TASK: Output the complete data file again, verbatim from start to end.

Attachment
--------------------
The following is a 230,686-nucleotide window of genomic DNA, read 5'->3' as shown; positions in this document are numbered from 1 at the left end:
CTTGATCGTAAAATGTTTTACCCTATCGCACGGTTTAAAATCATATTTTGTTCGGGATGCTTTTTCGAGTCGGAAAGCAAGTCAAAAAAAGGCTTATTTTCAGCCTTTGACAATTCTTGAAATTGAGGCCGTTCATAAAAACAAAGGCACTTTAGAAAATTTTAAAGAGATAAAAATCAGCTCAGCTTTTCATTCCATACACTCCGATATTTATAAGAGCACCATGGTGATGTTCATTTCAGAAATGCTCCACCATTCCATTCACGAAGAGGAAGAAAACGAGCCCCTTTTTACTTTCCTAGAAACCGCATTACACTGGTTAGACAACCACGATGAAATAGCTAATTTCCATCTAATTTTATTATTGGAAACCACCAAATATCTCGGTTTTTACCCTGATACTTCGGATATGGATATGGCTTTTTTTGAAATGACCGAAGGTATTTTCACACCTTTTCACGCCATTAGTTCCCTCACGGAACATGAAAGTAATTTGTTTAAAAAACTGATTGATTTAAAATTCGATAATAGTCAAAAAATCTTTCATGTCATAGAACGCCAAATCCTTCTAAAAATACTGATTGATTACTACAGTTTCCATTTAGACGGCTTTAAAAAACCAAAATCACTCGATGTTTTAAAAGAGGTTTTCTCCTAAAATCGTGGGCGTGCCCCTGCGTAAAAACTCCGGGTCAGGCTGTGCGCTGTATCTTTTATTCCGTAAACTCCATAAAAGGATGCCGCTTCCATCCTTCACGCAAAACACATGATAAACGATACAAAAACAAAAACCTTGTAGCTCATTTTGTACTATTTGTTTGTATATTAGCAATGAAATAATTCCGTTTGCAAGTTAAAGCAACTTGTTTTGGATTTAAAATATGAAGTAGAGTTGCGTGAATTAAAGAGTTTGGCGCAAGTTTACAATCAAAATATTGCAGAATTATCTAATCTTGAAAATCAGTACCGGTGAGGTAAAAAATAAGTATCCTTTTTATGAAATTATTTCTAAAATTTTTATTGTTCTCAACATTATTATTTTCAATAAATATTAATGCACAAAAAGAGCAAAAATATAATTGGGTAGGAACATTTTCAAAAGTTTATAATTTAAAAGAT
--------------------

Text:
The following is a 230,686-nucleotide window of genomic DNA, read 5'->3' as shown; positions in this document are numbered from 1 at the left end:
CTTGATCGTAAAATGTTTTACCCTATCGCACGGTTTAAAATCATATTTTGTTCGGGATGCTTTTTCGAGTCGGAAAGCAAGTCAAAAAAAGGCTTATTTTCAGCCTTTGACAATTCTTGAAATTGAGGCCGTTCATAAAAACAAAGGCACTTTAGAAAATTTTAAAGAGATAAAAATCAGCTCAGCTTTTCATTCCATACACTCCGATATTTATAAGAGCACCATGGTGATGTTCATTTCAGAAATGCTCCACCATTCCATTCACGAAGAGGAAGAAAACGAGCCCCTTTTTACTTTCCTAGAAACCGCATTACACTGGTTAGACAACCACGATGAAATAGCTAATTTCCATCTAATTTTATTATTGGAAACCACCAAATATCTCGGTTTTTACCCTGATACTTCGGATATGGATATGGCTTTTTTTGAAATGACCGAAGGTATTTTCACACCTTTTCACGCCATTAGTTCCCTCACGGAACATGAAAGTAATTTGTTTAAAAAACTGATTGATTTAAAATTCGATAATAGTCAAAAAATCTTTCATGTCATAGAACGCCAAATCCTTCTAAAAATACTGATTGATTACTACAGTTTCCATTTAGACGGCTTTAAAAAACCAAAATCACTCGATGTTTTAAAAGAGGTTTTCTCCTAAAATCGTGGGCGTGCCCCTGCGTAAAAACTCCGGGTCAGGCTGTGCGCTGTATCTTTTATTCCGTAAACTCCATAAAAGGATGCCGCTTCCATCCTTCACGCAAAACACATGATAAACGATACAAAAACAAAAACCTTGTAGCTCATTTTGTACTATTTGTTTGTATATTAGCAATGAAATAATTCCGTTTGCAAGTTAAAGCAACTTGTTTTGGATTTAAAATATGAAGTAGAGTTGCGTGAATTAAAGAGTTTGGCGCAAGTTTACAATCAAAATATTGCAGAATTATCTAATCTTGAAAATCAGTACCGGTGAGGTAAAAAATAAGTATCCTTTTTATGAAATTATTTCTAAAATTTTTATTGTTCTCAACATTATTATTTTCAATAAATATTAATGCACAAAAAGAGCAAAAATATAATTGGGTAGGAACATTTTCAAAAGTTTATAATTTAAAAGAT